Immortality is Commonplace, 2020 –

Lichens, the symbiotical growth of algae, fungi and bacteria, become less likely to die as they grow older. Some examples in the Arctic region are estimated to be between 3000 to 8000 years old, making them one of the longest living organisms on the planet. They grow at exponentially slow rates and are usually among the first organisms to colonise landscapes after natural disasters, breaking down rocks and surfaces in order to make soil for other plants to grow. Lichens’ composite nature shows how it is collaborative effort rather than individuality that keeps ecosystems going.

The sense of urgency sparked by the looming ecological crisis allows us to see such organisms in a new light. Under stable conditions, they could far outlive current generations, and even photography as a medium. Yet, they are not immune to sustained environmental pressures caused by pollution. Lacking roots, lichens are particularly responsive to their surroundings, gathering most of their nutrients from air or water directly through their surface. This way, they offer far-off records of the composition of air, ranging back as far as the industrial revolution — they are a medium of their own. The fast pace of changing climate conditions could eventually lead to a permanent loss of lichens as vital actors in the global ecosystem. Photography, commonly defined as a practice that preserves life by representing it, is suddenly facing a new challenge.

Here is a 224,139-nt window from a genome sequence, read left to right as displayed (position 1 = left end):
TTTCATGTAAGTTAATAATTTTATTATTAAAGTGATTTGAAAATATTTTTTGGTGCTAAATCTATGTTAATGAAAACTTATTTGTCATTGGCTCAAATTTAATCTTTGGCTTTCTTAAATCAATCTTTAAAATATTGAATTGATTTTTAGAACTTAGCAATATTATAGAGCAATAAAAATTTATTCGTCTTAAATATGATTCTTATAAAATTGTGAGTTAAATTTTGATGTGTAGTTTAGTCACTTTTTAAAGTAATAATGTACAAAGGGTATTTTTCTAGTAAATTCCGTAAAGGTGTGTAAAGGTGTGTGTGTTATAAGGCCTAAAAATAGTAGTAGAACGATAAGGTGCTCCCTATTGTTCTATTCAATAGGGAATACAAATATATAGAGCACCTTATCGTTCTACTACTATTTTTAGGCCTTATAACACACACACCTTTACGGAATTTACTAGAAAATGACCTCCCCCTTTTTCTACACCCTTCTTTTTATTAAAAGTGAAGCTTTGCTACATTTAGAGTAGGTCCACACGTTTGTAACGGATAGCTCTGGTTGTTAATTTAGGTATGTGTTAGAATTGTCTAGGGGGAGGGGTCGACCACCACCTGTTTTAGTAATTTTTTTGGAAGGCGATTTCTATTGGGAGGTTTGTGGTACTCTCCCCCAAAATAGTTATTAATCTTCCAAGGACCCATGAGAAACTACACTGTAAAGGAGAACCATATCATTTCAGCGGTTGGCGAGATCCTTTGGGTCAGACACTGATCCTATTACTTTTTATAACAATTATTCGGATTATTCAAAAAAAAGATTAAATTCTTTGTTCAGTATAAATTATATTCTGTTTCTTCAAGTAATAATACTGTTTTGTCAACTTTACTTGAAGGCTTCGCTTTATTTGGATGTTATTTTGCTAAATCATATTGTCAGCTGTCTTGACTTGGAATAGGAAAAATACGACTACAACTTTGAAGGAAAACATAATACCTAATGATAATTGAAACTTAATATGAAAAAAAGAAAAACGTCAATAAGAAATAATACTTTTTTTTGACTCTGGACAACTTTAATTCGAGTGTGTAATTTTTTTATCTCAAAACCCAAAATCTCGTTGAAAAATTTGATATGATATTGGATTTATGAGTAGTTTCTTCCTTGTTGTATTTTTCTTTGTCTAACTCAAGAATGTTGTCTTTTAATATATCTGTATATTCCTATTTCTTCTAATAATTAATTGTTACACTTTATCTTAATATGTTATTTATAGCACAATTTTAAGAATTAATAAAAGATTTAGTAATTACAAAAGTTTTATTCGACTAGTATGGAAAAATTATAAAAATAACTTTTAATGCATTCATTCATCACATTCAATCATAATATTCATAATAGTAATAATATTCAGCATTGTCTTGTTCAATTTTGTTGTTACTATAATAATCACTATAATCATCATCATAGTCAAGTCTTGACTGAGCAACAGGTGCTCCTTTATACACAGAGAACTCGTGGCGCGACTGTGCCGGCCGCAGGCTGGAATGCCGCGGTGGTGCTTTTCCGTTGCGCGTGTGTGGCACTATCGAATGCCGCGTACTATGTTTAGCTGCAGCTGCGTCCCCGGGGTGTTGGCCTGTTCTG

What does it mean to photograph something potentially immortal? The Earth has its own ways of storing information about the past which are more permanent and durable. Placing photography in the larger, nonhuman history of the world, alongside primordial processes such as fossilisation or the sun tanning our skin makes us wonder: who is recording whom?

Immortality is Commonplace investigates how photographing extraordinarily durable organisms in times of ecological instability challenges the notion of photography as practice that immortalises.

Above: Ankerwycke yew, Windsor, England. Estimated to be around 2500 years old.

Below: Cladonia cristatella, commonly known as the 'British soldier' lichen.


"The world will surely end, but it won't be the end of our troubles."

Alenka Zupančič, Konec (Ljubljana: Analecta, 2019) 

'Hunebedden', prehistoric tombstones in the province of Drenthe, Netherlands.

In conceiving this work, the following authors have served me as important references and inspiration: Joanna Zylinska, Timothy Morton, Tim Ingold, Alenka Zupančič, Scott F. Gilbert, Donna Haraway, Anna Lowenhaupt Tsing, Katie Paterson, Graham Harman, Dan Zahavi, Carlo Rovelli, Bruno Latour and others. 

Using Format